Tinned food — the first two hundred years


The engineer Bryan Donkin (1768‐1855), founder of the world’s first commercial canned food company.

Got a refrigerator in your house or apartment? Of course you have, but supposing there was no thing as refrigeration, what would you have used then?

The gourmet chefs of the ancient world flavoured their foods with spices, and most of all salt. Okay, salt is great in small quantities, but if you wanted to preserve a side of bacon or perhaps a whole cow throughout the Summer months, you didn’t have much choice. Then someone had the bright idea of putting food in cans and sealing them.

Canning appears to have been tried for the first time towards the end of the 18th Century; it was the brainchild of the chef Nicolas Appert (1749-1841). Developing the process took him many years, but in 1810 he was awarded a prize of 10,000 francs. It didn’t take long for the idea to cross the Channel, and by 1813 the first factory mass producing canned foods was established in London by the engineer Bryan Donkin.

The rest, as they say, is history, but the technology has changed enormously in those two hundred years. Cans were originally sealed by hand; a good craftsman could seal maybe six an hour. The BBC has recently produced a short video that demonstrates how this was done. According to the Heinz company, a staggering 1.5 million cans of their baked beans are sold in the UK every day, so without automation...hmm. There have also been other innovations, like the ring pull can, a massive improvement that allows even a child to open a can quickly and safely. Nicolas Appert and Bryan Donkin may not be in the same class genius-wise as Sir Isaac Newton, but Appert’s invention and Donkin’s innovation followed decades later by modern, automated mass production techniques mean these two men have literally fed the world, as a certain Mr Geldof might say. That is something for you to bear in mind next time you open a can of baked beans, empty its contents into a saucepan, and then casually discard the empty shell into your trash can.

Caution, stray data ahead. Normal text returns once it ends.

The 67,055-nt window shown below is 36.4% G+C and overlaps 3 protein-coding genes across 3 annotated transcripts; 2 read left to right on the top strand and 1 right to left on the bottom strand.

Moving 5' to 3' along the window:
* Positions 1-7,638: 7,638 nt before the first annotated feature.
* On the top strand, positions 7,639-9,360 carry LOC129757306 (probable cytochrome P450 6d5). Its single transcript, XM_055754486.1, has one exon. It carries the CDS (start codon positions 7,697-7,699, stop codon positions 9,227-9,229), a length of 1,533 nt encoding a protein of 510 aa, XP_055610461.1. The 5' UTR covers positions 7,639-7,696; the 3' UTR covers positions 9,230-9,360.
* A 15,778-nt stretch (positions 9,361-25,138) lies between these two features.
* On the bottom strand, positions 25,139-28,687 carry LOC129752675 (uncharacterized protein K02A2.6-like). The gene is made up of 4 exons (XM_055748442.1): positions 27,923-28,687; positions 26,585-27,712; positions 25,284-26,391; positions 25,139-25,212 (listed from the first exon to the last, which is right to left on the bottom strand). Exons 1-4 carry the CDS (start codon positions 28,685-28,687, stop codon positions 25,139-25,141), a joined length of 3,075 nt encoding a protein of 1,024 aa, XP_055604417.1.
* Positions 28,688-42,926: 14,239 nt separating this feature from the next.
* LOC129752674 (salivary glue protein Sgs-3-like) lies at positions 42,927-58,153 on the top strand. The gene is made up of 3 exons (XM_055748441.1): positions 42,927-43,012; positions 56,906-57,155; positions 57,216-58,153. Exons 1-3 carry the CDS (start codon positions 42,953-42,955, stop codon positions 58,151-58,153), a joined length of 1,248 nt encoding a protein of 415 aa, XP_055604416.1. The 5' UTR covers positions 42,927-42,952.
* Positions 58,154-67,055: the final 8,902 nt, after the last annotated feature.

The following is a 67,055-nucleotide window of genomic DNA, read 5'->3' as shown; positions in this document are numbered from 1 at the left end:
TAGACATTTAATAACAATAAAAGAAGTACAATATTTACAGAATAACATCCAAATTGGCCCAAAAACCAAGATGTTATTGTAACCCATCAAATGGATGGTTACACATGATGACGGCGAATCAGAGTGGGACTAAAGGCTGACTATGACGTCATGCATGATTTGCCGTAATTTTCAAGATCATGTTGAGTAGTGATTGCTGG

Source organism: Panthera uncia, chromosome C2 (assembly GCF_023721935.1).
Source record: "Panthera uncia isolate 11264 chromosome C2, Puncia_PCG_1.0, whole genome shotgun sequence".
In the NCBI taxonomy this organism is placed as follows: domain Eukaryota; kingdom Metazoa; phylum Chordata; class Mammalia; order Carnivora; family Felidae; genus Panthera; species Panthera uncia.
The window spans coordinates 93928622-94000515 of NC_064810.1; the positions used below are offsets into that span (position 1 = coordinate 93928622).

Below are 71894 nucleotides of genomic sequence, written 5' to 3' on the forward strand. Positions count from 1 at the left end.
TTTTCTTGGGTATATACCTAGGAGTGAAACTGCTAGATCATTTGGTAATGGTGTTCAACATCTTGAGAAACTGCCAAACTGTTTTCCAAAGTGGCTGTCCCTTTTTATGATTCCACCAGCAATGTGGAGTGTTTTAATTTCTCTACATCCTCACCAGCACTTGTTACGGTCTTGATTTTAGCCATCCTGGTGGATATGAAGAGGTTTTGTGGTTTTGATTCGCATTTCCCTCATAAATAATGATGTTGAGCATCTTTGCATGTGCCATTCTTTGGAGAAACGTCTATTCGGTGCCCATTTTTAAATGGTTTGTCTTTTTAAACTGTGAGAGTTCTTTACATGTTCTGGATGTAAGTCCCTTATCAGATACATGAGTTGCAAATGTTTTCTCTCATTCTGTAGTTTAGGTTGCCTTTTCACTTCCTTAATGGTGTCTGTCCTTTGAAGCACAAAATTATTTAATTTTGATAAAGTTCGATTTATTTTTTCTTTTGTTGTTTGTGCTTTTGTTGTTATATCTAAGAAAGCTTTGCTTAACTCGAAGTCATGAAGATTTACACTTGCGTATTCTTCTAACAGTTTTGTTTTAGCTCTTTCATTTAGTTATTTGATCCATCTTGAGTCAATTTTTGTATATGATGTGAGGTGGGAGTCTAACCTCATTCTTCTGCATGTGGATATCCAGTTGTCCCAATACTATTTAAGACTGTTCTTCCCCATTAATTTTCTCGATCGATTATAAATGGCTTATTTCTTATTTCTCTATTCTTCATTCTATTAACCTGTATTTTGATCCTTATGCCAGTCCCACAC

A bust of Nicolas Appert (1749-1841), the Frenchman whose genius and dedication changed the way the world eats.

[The above article was first published April 23, 2013. The BBC video linked from the original article has now been removed but I have linked to the archived page here.]

Back To Digital Journal Index